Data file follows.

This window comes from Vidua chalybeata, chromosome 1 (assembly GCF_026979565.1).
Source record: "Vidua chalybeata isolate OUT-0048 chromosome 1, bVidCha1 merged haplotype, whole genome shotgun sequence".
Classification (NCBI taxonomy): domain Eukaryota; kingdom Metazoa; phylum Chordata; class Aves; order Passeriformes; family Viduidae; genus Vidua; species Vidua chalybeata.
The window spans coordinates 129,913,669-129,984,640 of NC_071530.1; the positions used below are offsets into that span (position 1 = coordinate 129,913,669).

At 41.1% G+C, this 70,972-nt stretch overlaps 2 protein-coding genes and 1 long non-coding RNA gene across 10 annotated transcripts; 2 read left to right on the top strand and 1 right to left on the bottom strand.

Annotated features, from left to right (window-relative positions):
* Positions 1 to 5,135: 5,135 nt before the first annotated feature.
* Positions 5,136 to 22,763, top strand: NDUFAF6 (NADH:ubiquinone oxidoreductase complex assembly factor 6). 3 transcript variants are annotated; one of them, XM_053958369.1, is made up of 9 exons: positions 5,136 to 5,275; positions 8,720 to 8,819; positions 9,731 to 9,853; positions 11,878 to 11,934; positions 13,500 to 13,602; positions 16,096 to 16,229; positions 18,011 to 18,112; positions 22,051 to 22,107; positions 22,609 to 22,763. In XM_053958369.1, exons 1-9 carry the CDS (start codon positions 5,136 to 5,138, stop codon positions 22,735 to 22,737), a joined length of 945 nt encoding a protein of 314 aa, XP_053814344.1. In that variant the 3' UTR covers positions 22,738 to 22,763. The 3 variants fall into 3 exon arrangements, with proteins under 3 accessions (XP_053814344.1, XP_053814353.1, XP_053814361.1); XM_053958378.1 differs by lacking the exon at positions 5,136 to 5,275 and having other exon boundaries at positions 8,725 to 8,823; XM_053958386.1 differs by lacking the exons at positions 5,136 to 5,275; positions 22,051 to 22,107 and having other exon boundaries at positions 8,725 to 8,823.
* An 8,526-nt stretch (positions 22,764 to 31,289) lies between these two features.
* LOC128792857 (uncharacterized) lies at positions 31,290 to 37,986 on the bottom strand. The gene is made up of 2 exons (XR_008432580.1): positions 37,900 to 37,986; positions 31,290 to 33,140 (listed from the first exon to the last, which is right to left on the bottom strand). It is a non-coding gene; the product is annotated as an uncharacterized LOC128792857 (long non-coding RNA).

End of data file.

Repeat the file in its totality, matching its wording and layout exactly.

This window comes from Vidua chalybeata, chromosome 1 (assembly GCF_026979565.1).
Source record: "Vidua chalybeata isolate OUT-0048 chromosome 1, bVidCha1 merged haplotype, whole genome shotgun sequence".
Classification (NCBI taxonomy): domain Eukaryota; kingdom Metazoa; phylum Chordata; class Aves; order Passeriformes; family Viduidae; genus Vidua; species Vidua chalybeata.
The window spans coordinates 129,913,669-129,984,640 of NC_071530.1; the positions used below are offsets into that span (position 1 = coordinate 129,913,669).

At 41.1% G+C, this 70,972-nt stretch overlaps 2 protein-coding genes and 1 long non-coding RNA gene across 10 annotated transcripts; 2 read left to right on the top strand and 1 right to left on the bottom strand.

Annotated features, from left to right (window-relative positions):
* Positions 1 to 5,135: 5,135 nt before the first annotated feature.
* Positions 5,136 to 22,763, top strand: NDUFAF6 (NADH:ubiquinone oxidoreductase complex assembly factor 6). 3 transcript variants are annotated; one of them, XM_053958369.1, is made up of 9 exons: positions 5,136 to 5,275; positions 8,720 to 8,819; positions 9,731 to 9,853; positions 11,878 to 11,934; positions 13,500 to 13,602; positions 16,096 to 16,229; positions 18,011 to 18,112; positions 22,051 to 22,107; positions 22,609 to 22,763. In XM_053958369.1, exons 1-9 carry the CDS (start codon positions 5,136 to 5,138, stop codon positions 22,735 to 22,737), a joined length of 945 nt encoding a protein of 314 aa, XP_053814344.1. In that variant the 3' UTR covers positions 22,738 to 22,763. The 3 variants fall into 3 exon arrangements, with proteins under 3 accessions (XP_053814344.1, XP_053814353.1, XP_053814361.1); XM_053958378.1 differs by lacking the exon at positions 5,136 to 5,275 and having other exon boundaries at positions 8,725 to 8,823; XM_053958386.1 differs by lacking the exons at positions 5,136 to 5,275; positions 22,051 to 22,107 and having other exon boundaries at positions 8,725 to 8,823.
* An 8,526-nt stretch (positions 22,764 to 31,289) lies between these two features.
* LOC128792857 (uncharacterized) lies at positions 31,290 to 37,986 on the bottom strand. The gene is made up of 2 exons (XR_008432580.1): positions 37,900 to 37,986; positions 31,290 to 33,140 (listed from the first exon to the last, which is right to left on the bottom strand). It is a non-coding gene; the product is annotated as an uncharacterized LOC128792857 (long non-coding RNA).